Tell me the legend of Jessica and the moon again?
Well, it all happened long, long ago …
Jessica lived with her Momma and Poppa in a little cabin at the edge of the forest. During the night, the moon kept watch over the earth, providing light for the nocturnal creatures and those walking home late or making trips to the outhouse. Jessica would lie in bed watching the moon through the window. “I wish I could go play with the moon” she would whisper longingly. “But the moon is very high” spoke Hooters. “Much too high for a little girl to reach”. Hooters was a giant, wise old owl. He was also Jessica’s friend and he spent many nights perched on the limb of the old elm that crossed her window. He would tell her tales of the far-away places he had visited and the people and exotic creatures of those lands, until Jessica fell asleep.
One night, Farmer Brown inadvertently left a gate open and Daisy – his Friesian cow – wandered into the field where the happy-grass doth grow, courtesy of some trespassing louts. It tasted mighty fine, she thought, chowing down. Now, there is a certain inevitability inherent in particular conditions: call it fatalism, or even chaos-theory, if you will. The bottom-line is, Cow gets stoned – Shit happens! In her delightful delirium Daisy could see the farmer’s cat playing the fiddle right there in the meadow whilst the dog ran around barking and laughing madly at such sport. High as a kite, Daisy took it into her head to attempt a jump clear over the moon. But she wasn’t high enough … And crashed head-first into the helpless moon. AUE! Cried the moon in shock, and his light went out, plunging the earth into darkness.
“Jessica- Wake Up!” Screeched Hooters. “Huh, wha.. What’s wrong? Why is it so dark?” Jessica managed, not sure if she was dreaming. “The moon is hurt Jessica, we must tend to it”
“But no-one can reach the moon, it’s too high, you told me that” said Jessica.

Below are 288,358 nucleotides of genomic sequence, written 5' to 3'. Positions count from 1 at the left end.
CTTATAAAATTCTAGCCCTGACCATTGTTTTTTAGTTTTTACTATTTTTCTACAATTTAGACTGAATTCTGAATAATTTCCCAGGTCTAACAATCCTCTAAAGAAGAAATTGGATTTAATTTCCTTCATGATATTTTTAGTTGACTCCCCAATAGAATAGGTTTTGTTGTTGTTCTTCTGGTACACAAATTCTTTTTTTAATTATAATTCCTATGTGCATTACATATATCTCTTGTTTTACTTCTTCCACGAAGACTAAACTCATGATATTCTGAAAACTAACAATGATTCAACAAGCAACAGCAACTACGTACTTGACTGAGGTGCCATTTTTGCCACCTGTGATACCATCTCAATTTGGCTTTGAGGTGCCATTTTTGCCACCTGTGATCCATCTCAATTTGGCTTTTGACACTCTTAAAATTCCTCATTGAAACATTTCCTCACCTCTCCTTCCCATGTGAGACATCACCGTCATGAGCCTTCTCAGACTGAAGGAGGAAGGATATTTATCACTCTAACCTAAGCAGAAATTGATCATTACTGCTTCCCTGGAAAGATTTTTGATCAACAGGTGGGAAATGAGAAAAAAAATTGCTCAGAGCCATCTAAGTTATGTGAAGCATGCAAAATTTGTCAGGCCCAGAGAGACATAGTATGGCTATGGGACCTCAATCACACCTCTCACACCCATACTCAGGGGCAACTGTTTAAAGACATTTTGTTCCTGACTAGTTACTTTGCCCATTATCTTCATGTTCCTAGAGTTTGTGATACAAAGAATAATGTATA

“Too high for girls, but not for mad-cows and owls. Jump on my back.” So Jessica crawled out her window and climbed onto Hooter’s back, and off they went. It was the first time Jessica had flown and it was as exhilarating as it was terrifying. “I can see my house from here.” whooped Jessica as Hooters circled, but it soon vanished in the dim as they flew upwards. Higher and higher they climbed into the darkness, Hooters navigating by the stars in the heavens.
“Moon straight ahead.” Announced Hooters as a round black shape emerged to blot out even the stars. The moon was almost completely black with his lights out and Jessica could see he was crying. Her heart was filled with compassion and she knew instinctively what had to be done. “So long Hooters” said Jessica, climbing gently onto the moon. “You can go and tell my folks not to worry. I will stay here and nurse the moon.”. “Hoot-hoot, good luck” called Hooters and he dropped out of sight into the seemingly-endless dark. “You poor old moon”, Jessica said, kissing the moon on the cheek and massaging the area where Daisy had struck. “You just get some rest and I will do your job tonight.” And as the moon dozed off, Jessica dropped her pyjama-pants, bent over and mooned the earth.
The legend of Jessica lives on to this day. After the moon recovered, he and Jessica were married. Hooters would visit regularly and tell stories of far-away lands, despite Jessica being able to see it all from her vantage-point. Daisy soon got over her bruises and Farmer Brown never forgot to lock the gate again. Some say that on a full-moon if you look carefully, you can still see Jessica’s bottom as she helps the moon light the earth.
(C) Grumpy Axolotl
Featured Image: Pixabay